Chris O'Regan, host of The Sausage Factory (the inside baseball of the videogames world), has been out and about once again, keeping his nose to the ground at EGX to sniff out the best upcoming games you might not have heard about. Here's what he found...
Homefront: The Revolution
Developer: Dambuster Studios
Format(s): Xbox One, PS4, Mac, Linux and Windows PC
I remember traipsing the corridor that links the South Hall to the West Hall at E3 2010 and seeing the very large banners across the roof of that passage all festooned with the words 'Homefront'. THQ were pushing that game very hard that year and many thought it to be an FPS that might, just might
, mind you, topple the mighty Call of Duty
from its perch. When March 2011 rolled around and Homefront
made its way out of Kaos Studios, however, it fell far short of expectations.
Now, five years later, things are somewhat different. THQ has long since ceased to be, as has Kaos Studios. Deep Silver picked up the rights of the Homefront
franchise and tasked Dambuster Studios with creating a follow-up to the original game. Being the clever people that they are, they took one hard look at the original and thought 'rather than create a sequel, let's just reboot this thing' and that's exactly they have done by making Homefront: The Revolution
Set in a near-future Philadelphia, the player takes control of a resistance fighter who has had enough of the oppression meted against him and his fellow Americans under the yoke of the occupying Korean army. He doesn't have any super powers, nor is particular resistent to being shot, a-la Master Chief.
Instead, he is a man who wants to free near-future America from the ravages of an invading army using guerrilla tactics, and that is the very central core to Homefront: The Revolution
. The player is not a hero, they are a regular soldier fighting overwhelming odds and they must work together with fellow resistance fighters as a team in order to secure victory.
The environment of Homefront: The Revolution
is what I call Near-Open World. This is where the player can go and do whatever they wish, but they can only do so within a predefined boundary. As soon as they go beyond it, the 'signal' is lost and the player character dies. It's a common method that has been used in the Battlefield
games since their inception, but in these days of Grand Theft Auto V
and Metal Gear Solid V
they are a little hard to stomach. However, in Homefront: The Revolution
's defence, there are gameplay mechanics present that require a smaller environment to work within.
With the resources available to the resistance being very limited at best, the player must use everything they can find to cobble together weapons and ordinance from the most unlikely of sources.
Molotov Cocktails are a popular and easy to build projectile weapon that is extremely effective in dealing with crowds of enemies. Guns can also be modified on the fly after items are found in the field that can be used to enhance them. This allows players to alter their weapons depending on the enemies that they face and the mission they are trying to complete.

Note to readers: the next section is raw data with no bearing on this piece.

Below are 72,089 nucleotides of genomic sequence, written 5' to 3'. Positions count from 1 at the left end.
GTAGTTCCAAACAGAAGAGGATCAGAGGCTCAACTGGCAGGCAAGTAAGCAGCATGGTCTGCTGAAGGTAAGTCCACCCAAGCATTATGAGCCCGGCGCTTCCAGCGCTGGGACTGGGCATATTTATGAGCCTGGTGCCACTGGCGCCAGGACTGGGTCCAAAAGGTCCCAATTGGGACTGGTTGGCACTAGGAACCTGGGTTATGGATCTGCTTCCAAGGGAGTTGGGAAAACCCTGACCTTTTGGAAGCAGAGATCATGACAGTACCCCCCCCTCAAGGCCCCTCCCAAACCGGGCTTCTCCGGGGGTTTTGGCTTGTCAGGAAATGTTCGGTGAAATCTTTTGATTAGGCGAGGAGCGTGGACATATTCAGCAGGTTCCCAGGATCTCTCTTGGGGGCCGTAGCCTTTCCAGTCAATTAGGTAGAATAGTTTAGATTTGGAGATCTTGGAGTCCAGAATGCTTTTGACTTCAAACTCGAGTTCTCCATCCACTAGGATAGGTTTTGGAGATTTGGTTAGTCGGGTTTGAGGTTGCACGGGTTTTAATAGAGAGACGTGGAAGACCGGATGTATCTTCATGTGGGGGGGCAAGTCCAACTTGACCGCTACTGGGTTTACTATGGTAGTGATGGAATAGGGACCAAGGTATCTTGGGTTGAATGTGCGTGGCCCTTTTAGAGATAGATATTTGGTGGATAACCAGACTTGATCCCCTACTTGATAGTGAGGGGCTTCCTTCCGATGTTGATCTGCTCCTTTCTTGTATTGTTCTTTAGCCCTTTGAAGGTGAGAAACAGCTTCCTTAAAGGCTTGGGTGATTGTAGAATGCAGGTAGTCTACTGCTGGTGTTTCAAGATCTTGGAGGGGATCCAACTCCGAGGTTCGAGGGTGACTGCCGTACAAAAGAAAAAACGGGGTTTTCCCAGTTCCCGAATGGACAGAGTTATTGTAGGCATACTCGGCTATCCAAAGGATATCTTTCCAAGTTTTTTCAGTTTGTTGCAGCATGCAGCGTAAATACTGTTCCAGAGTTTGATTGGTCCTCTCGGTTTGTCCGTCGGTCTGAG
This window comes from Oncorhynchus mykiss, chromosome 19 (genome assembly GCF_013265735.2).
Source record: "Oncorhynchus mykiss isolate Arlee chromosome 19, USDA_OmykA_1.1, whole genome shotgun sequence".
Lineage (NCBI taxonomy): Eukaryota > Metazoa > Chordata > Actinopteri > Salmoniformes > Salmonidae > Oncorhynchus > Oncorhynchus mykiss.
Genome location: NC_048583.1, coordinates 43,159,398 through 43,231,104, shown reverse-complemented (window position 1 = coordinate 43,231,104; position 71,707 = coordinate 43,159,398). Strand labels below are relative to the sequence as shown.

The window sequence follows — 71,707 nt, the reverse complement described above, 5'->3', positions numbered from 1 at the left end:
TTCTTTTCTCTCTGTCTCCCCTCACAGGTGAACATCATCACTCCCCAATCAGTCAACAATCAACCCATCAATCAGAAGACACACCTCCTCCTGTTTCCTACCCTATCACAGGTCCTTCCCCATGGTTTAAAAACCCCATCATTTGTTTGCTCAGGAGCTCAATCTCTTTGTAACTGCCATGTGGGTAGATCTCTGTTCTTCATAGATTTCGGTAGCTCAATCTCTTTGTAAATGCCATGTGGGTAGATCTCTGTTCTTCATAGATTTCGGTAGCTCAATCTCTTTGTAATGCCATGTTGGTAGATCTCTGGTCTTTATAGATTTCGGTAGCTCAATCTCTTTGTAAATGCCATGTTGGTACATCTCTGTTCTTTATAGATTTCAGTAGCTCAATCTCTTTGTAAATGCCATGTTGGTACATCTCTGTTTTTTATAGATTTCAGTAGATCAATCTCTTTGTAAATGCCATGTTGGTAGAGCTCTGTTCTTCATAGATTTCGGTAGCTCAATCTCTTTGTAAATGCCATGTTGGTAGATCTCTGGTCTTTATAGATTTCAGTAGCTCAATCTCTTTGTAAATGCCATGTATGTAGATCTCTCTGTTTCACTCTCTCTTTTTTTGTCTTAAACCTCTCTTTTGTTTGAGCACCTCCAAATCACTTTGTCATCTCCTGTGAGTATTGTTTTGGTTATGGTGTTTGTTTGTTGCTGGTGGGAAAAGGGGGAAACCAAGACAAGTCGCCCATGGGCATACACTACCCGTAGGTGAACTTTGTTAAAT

During any engagement in Homefront: The Revolution
there is a set of core objectives that the player needs to complete in order to progress. These actions can vary from successfully carrying out an ambush to shutting down a surveillance grid by hacking into it and negating the friend vs. foe recognition software. The means by which the player completes this task is entirely up to them, provided these actions are within the constraints of the game world.
When I first played Homefront: The Revolution
it was at PAX Prime 2015 and it was there I took on the Korean army head-on by adopting the now familiar 'I am an invincible hero and I will win this war single handed' run and gun approach. I didn't last very long by doing that as my actions alerted an entire division of Korean soldiers who made short work of me.
So when I returned to Homefront: The Revolution
during EGX 2015 I was determined to learn from my mistakes by actually hiding from the enemy and only taking them out if it was 100% required of me.
I did this by riding around the map in a motorcycle and diving into buildings and cover when I was spotted by the Koreans. This was a much more successful tactic as I managed to complete the objectives in the map by scrambling the defence systems and thus helping my fellow resistance fighters in the process.
Visually Homefront: The Revolution
reminds me quite a lot of the Killzone
games, with grey being the primary colour choice and the odd bright colour appearing through the gloom. Considering the world within which Homefront: The Revolution
is set I'm not surprised there is a distinct lack of SEGA Blue Sky (tm) making its way into the game.
What I did find was that the animation was very convincing, as were the lighting and spot effects. What was troubling, however, was the amount of bugs and errors present in the
build I played both at PAX Prime and EGX 2015. At PAX I found myself falling through the world on three occasions and at EGX I encountered an enemy patrol actually pop into existence right in front of me! I'm sure these elements can be fixed prior to Homefront: The Revolution
's release early next year on Xbox One, PS4, Windows PC, Mac and Linux, though.